By early 2010, as a result of the members’ failure to enter into an Operating Agreement, in addition to the belief of Cupo and James that they could no longer work together with Carroll, IE Test filed a lawsuit against Carroll seeking to remove him as a member.  Specifically,   IE Test alleged in its complaint that Carroll had engaged in conduct which made it “not reasonably practicable” pursuant to N.J.S.A. 42:2B-24(b)(3) of the New Jersey Limited Liability Company Act (“LLCA”) to carry on the activities of IE Test with Carroll as a member.

The trial court agreed that it was not reasonably practicable for IE Test to continue as a business with Carroll as a member and entered an order expelling him from membership.  Carroll appealed the trial court’s decision, which was ultimately affirmed by the Appellate Division.  The basis for the Appellate Division’s ruling in March of 2015 was that N.J.S.A. 42:2C-46(e) of the Revised Uniform Limited Liability Company Act (“RULLCA”), which had replaced N.J.S.A. 42:2B-24(b)(3) of the LLCA in 2013, required that a trial judge engage in predictive reasoning in order to evaluate the future impact of an LLC member’s current conduct.  Utilizing predictive reasoning, the appellate panel found that the continued operation of IE Test with Carroll as a member was “not reasonably practicable” because Carroll’s relationship with Cupo and James never recovered from Carroll’s demand that he be compensated in a manner that permitted him to recoup his lost investment in Instrumentation Engineering.

The New Jersey Supreme Court reversed the Appellate Division ruling that LLC members seeking to expel a fellow member are required to clear a high bar.  The Supreme Court indicated that neither N.J.S.A. 42:2B-24(b)(3)(c), nor its counterpart N.J.S.A. 42:2C-46(e)(3), authorizes a court to disassociate an LLC member merely because there is a conflict.  Instead, both provisions require the court to evaluate the conduct of the LLC member relating to the LLC, and assess whether the LLC can be managed notwithstanding that conduct, in accordance with either the terms of an operating agreement or the default provisions of the statute.

In an effort to guide trial courts in the evaluation whether an LLC member should be expelled under the “not reasonably practicable” standard, the Supreme Court provided seven factors to be considered.  The factors include: (1) the nature of the LLC’s members conduct relating to the LLC’s business; (2) whether, with the LLC member remaining a member, the entity may be managed so as to promote the purposes for which it was formed; (3) whether the dispute among the LLC members precludes them from working with one another to pursue the LLC’s goals; (4) whether there is a deadlock among members; (5) whether, despite that deadlock, members can make decisions on the management of the company, pursuant to the operating agreement or in accordance with applicable statutory provisions; (6) whether, due to the LLC’s financial position, there is still a business to operate; and (7) whether continuing the LLC, with the LLC member remaining a member, is financially feasible.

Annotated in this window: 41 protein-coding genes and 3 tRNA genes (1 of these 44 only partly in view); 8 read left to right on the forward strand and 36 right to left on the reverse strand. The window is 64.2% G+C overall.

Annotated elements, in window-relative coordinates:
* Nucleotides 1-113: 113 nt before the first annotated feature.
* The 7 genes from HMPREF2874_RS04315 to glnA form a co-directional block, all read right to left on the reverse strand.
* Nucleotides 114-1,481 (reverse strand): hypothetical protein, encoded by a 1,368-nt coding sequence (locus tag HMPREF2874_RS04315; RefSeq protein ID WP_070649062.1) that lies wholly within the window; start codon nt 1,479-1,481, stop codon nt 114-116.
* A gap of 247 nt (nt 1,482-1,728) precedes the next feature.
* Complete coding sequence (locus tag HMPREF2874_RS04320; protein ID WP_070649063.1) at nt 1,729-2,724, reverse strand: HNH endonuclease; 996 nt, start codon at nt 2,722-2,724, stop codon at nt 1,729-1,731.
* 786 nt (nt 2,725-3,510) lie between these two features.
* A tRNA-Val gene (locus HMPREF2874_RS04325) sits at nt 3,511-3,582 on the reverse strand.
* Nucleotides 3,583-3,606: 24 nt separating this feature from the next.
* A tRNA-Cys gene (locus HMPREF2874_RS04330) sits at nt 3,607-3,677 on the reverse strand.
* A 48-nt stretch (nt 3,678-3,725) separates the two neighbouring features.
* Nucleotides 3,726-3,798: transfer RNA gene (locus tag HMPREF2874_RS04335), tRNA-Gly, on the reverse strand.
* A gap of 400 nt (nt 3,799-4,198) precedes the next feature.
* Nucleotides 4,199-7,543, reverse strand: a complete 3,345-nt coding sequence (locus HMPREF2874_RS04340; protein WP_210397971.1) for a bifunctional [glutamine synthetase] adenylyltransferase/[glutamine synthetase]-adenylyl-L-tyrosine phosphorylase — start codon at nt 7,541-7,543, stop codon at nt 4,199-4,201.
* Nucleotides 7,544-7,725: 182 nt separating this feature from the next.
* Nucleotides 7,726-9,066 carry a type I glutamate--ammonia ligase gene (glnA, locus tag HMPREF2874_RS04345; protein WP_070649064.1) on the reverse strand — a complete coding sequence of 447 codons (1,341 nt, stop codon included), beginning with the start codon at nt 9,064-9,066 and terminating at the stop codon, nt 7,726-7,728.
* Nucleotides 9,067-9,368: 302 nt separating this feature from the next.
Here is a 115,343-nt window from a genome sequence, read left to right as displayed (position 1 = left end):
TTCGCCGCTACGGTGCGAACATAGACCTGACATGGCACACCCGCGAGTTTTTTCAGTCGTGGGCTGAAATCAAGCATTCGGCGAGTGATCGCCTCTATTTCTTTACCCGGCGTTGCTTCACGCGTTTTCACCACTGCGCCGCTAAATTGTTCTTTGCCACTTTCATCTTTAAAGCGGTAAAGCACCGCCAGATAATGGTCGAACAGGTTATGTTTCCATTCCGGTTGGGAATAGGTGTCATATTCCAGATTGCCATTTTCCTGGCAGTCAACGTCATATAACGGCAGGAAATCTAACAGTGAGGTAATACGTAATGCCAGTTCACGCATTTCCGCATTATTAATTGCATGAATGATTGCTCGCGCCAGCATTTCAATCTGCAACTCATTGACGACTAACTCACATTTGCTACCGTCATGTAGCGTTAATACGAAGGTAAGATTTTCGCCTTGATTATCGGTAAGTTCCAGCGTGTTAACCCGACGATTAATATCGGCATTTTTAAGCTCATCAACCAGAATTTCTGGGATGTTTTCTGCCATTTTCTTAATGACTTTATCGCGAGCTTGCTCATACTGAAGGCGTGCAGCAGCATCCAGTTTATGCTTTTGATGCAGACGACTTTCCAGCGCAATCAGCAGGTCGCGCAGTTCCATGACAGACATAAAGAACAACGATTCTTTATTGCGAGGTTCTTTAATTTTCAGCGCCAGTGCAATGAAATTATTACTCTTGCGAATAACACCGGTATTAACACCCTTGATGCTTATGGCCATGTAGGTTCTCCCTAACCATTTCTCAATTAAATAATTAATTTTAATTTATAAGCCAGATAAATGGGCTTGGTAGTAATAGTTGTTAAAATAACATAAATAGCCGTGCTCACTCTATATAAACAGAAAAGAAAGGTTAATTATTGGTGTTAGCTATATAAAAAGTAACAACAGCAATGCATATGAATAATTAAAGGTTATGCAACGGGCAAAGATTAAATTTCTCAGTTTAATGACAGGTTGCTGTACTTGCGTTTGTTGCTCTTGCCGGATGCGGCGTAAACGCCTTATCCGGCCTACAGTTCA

The Supreme Court summarized its view that a trial court considering an application to expel an LLC member should conduct a case-specific analysis of the record using the seven factors, as well as other considerations raised by the record, with no requirement that all factors support expulsion, and no single factor determining the outcome.

Pashman Stein Walder Hayden’s Corporate Group is available to answer any questions that you may have about the recent New Jersey Supreme Court ruling and its impact on LLC’s facing internal disputes among its members.

Can A Third Mortgage Have Priority Over A First Mortgage?

By Louis Pashman, Esq.
lpashman@pashmanstein.com

Perhaps surprisingly, the answer is yes, at least under certain circumstances.

Rosenthal & Rosenthal entered into a factoring agreement with a borrower. That agreement allowed Rosenthal to make optional advances in its sole discretion.  On August 21, 2000 the lender recorded its first mortgage.  On April 12, 2005 it recorded its second mortgage.

A law firm providing legal services to the borrower recorded its mortgage on the same property, the third mortgage on the property, on April 13, 2007.  In August 2007 Rosenthal sent an email to the law firm and demanded that the law firm subordinate its mortgage to any new Rosenthal mortgages.  The law firm refused.  Rosenthal continued to make optional advances and the law firm continued to provide legal services.

When the borrower defaulted on its loan obligation Rosenthal filed a foreclosure action naming the law firm as a defendant.  The law firm disputed the priority claimed by Rosenthal.

The trial court granted summary judgment against the law firm.  The appellate division reversed and the case was appealed to the New Jersey Supreme Court.

That court held, in  Rosenthal & Rosenthal v. Benun, 226 NJ 41 (2016) that

When a lender holds a mortgage that secures optional future advances the prior lien loses priority for advances made after actual notice of an intervening mortgage.